It wasn’t pretty, but Ohio State went into East Lancing at 9-1 and left at 10-1. In addition to covering their preseason Vegas win total, the Buckeyes are now just one game away from (potentially) another shot at the National Championship.
Michigan State came into the game hoping to run the ball and they did just that. LJ Scott converted his 19 rushes into 160 yards and a touchdown, as the Buckeyes’ defense was unable to consistently stop him, especially on explosive plays. Even if you want to take away Scott’s 61-yard dash, Sparty still averaged a respectable 4.29 yards per carry on the day.
The Buckeyes’ secondary proved once again why they’re the best unit in America. After a cleverly-designed screen went for 64 yards on the second play from scrimmage, Sparty gained just 3.15 yards per pass attempt the rest of the game. Michigan State’s leading receiver R.J. Shelton had just one catch for five yards as Gareon Conley and Marshon Lattimore locked down the outside receivers all afternoon.
Big plays were made by all three levels of the Ohio State defense last Saturday, let’s take a look at a few of the best moments from the Buckeyes’ victory over Michigan State.
“He is one of the heart-and-souls of our team who gives everything he’s got...I love who he is.” — Urban Meyer
Chris Worley has been flying around the field all season and has saved his best performances for the biggest games. He’s had seven-plus tackles three times this season, against Oklahoma, Wisconsin and now Michigan State. Despite Worley’s ability to layeth the smacketh down, it was his coverage ability that was on display last Saturday.
Tied at 10-10 with a 2nd and eight looming, the Buckeyes’ defense played their base cover-four scheme to prevent any big passes. Sparty dialed up a roll-out pass that involved both the running back and tight end staying in to block so they could get the edge. Sparty stacked their wide receivers in order to create some confusion in the Ohio State secondary, but the well-designed play was outdone by Worley’s pure athletic ability:
Worley briefly reads run before he’s able to adjust and get back into coverage. He doesn’t make a great cut, but knows his responsibility and works to gain depth and distance to get underneath the No. 1 wide receiver. Ohio State trusts its corners and safeties to prevent any big plays, so it’s up to Worley and the other linebackers to attempt to close the underneath windows as much as possible. Somehow Worley is able to get all the way from the hash to the numbers to intercept the deep-out route that he had no business being anywhere near.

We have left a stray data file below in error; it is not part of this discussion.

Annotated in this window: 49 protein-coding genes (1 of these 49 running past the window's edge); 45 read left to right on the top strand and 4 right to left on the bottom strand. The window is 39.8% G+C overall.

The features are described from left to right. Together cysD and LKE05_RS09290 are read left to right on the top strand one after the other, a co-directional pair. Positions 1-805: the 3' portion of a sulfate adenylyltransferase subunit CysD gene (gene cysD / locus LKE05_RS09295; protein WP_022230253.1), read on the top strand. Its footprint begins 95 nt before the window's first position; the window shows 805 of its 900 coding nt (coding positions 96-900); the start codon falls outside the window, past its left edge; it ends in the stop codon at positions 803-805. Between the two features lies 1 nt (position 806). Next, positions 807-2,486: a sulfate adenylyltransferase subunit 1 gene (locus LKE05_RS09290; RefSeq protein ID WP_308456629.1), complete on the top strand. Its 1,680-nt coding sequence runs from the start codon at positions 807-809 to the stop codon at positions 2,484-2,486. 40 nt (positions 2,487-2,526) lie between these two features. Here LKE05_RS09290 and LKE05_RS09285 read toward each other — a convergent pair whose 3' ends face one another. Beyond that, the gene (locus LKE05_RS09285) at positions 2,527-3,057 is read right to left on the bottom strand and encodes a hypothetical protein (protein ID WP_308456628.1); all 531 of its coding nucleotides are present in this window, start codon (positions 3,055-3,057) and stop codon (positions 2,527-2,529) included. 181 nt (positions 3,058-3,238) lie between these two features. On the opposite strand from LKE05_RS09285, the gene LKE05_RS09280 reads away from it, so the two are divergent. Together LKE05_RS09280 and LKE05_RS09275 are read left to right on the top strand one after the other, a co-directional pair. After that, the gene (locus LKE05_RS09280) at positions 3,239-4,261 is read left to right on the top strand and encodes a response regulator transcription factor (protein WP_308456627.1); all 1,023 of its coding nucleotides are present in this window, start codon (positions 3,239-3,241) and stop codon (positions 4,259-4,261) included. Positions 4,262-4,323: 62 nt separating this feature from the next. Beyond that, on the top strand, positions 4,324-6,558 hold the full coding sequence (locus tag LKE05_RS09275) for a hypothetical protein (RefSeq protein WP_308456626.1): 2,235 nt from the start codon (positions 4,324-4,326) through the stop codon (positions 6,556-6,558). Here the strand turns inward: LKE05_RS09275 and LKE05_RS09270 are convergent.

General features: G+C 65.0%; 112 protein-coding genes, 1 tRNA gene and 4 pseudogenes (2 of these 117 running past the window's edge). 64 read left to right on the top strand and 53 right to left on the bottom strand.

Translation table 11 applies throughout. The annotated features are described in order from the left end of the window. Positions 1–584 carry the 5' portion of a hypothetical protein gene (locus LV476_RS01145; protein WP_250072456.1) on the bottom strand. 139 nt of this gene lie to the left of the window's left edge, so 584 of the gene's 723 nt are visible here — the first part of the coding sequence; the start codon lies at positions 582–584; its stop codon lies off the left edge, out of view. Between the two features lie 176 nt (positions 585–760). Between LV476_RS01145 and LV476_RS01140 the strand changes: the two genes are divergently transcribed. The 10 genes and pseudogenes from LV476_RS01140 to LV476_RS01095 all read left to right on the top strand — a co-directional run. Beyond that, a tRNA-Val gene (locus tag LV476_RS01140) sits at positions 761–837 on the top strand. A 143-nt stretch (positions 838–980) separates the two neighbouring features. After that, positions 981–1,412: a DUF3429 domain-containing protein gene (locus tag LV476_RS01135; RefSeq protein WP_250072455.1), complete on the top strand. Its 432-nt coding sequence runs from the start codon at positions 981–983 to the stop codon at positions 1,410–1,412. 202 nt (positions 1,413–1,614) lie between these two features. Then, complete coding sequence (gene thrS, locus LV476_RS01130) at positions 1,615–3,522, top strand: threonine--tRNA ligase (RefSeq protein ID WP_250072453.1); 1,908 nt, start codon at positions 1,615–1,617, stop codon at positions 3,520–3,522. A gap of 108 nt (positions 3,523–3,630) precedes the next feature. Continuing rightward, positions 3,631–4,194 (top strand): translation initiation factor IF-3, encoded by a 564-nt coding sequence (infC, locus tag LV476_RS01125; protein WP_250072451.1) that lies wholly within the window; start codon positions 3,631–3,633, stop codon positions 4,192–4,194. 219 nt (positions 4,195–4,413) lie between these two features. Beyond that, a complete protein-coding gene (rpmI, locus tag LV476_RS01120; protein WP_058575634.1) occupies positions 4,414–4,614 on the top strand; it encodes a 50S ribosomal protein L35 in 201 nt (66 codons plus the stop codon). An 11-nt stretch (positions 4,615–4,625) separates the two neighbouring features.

Ohio State was out of position on this play, as both Denzel Ward and Marshon Lattimore took the deep receiver and left the underneath man wide open. Darron Lee’s ability to function as both a linebacker and cornerback has been well documented, but Worley can provide the same ability. This wouldn’t be the only big play he’d make in coverage...
“He has that arrogant confidence that he can do anything. And he does. He’s a winner. He takes all the special team reps and they keep track of the winners and the losers. There is one guy who is always at the top of the winners, and it’s him.” — Co-defensive coordinator Luke Fickell on Worley.
Malik Hooker gets a lot of love in this space, but I’m giving the two-point conversion credit to Worley. He claims that he intercepted the Spartans’ two-point conversion pass attempt, although Hooker was right there as well. Regardless, Worley’s ability to read the quarterback’s eyes and put himself in a position to make a play were on full display during one of the biggest moments of the season.
Worley is lined up over the right guard and was responsible for “spying” quarterback Tyler O’Connor to prevent a scramble. Worley floats into the middle of the defense as he reads the quarterback’s eyes, but never stops working towards a receiver. Faced with pressure, O’Connor was forced to deliver a ball into tight coverage and Worley cemented his status as Tyvis Powell 2.0. Hooker was the responsible defender and had great coverage as well, but Worley’s ability to make an impact on the play away from his own responsibility is what ultimately held the Spartans out of the end zone.
“You just go to work, no distractions, just come in and go to work... That’s all I do. That’s all I know. Work hard. No slacking. Just got to work and that’s all I can tell you.” — Tyquan Lewis
Gareon Conley’s game-sealing interception was great, but resulted from a brutal blooper of a pass that never had a chance of being completed. The reason for the desperation was caused by Lewis’ strip-sack on the prior play.
With their season on the line, Ohio State turned to their base defense to get the job done. Instead of dialing up a blitz, the Buckeyes turned to their rushmen package to get pressure on the quarterback. Lewis easily rips past the Spartans’ overmatched right tackle and he was able to get to O’Connor before he could even throw to his first read.
Lewis has dominated offensive tackles for the better part of two seasons now. He gets to the quarterback with strength, technique and speed. Lewis may not be the flashiest defensive end in the world, but he goes to work and does a helluva job working hard. The Ohio State secondary may have more swag than any unit in America, but don’t forget that they’re so effective because of guys like TyGod Lewis making life hell for opposing quarterbacks.
The final: 17-16 Ohio State.
Defensive player of the game: Chris Worley.
Defensive play of the game: Chris Worley and Malik Hooker deny MSU’s two-point conversion attempt.
Next victim: That team up north. See you all next week.